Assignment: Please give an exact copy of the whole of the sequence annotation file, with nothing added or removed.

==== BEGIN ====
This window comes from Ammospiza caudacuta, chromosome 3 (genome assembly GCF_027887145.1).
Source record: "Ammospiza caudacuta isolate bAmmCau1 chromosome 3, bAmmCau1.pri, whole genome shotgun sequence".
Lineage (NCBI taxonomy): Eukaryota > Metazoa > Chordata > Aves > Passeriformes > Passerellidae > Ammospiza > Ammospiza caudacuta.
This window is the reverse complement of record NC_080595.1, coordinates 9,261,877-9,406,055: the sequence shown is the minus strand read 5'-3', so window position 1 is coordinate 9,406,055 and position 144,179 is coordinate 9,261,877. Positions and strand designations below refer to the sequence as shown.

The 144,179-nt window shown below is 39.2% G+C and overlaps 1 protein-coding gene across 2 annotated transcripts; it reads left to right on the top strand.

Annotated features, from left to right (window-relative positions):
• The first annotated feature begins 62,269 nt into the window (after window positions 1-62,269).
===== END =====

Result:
This window comes from Ammospiza caudacuta, chromosome 3 (genome assembly GCF_027887145.1).
Source record: "Ammospiza caudacuta isolate bAmmCau1 chromosome 3, bAmmCau1.pri, whole genome shotgun sequence".
Lineage (NCBI taxonomy): Eukaryota > Metazoa > Chordata > Aves > Passeriformes > Passerellidae > Ammospiza > Ammospiza caudacuta.
This window is the reverse complement of record NC_080595.1, coordinates 9,261,877-9,406,055: the sequence shown is the minus strand read 5'-3', so window position 1 is coordinate 9,406,055 and position 144,179 is coordinate 9,261,877. Positions and strand designations below refer to the sequence as shown.

The 144,179-nt window shown below is 39.2% G+C and overlaps 1 protein-coding gene across 2 annotated transcripts; it reads left to right on the top strand.

Annotated features, from left to right (window-relative positions):
• The first annotated feature begins 62,269 nt into the window (after window positions 1-62,269).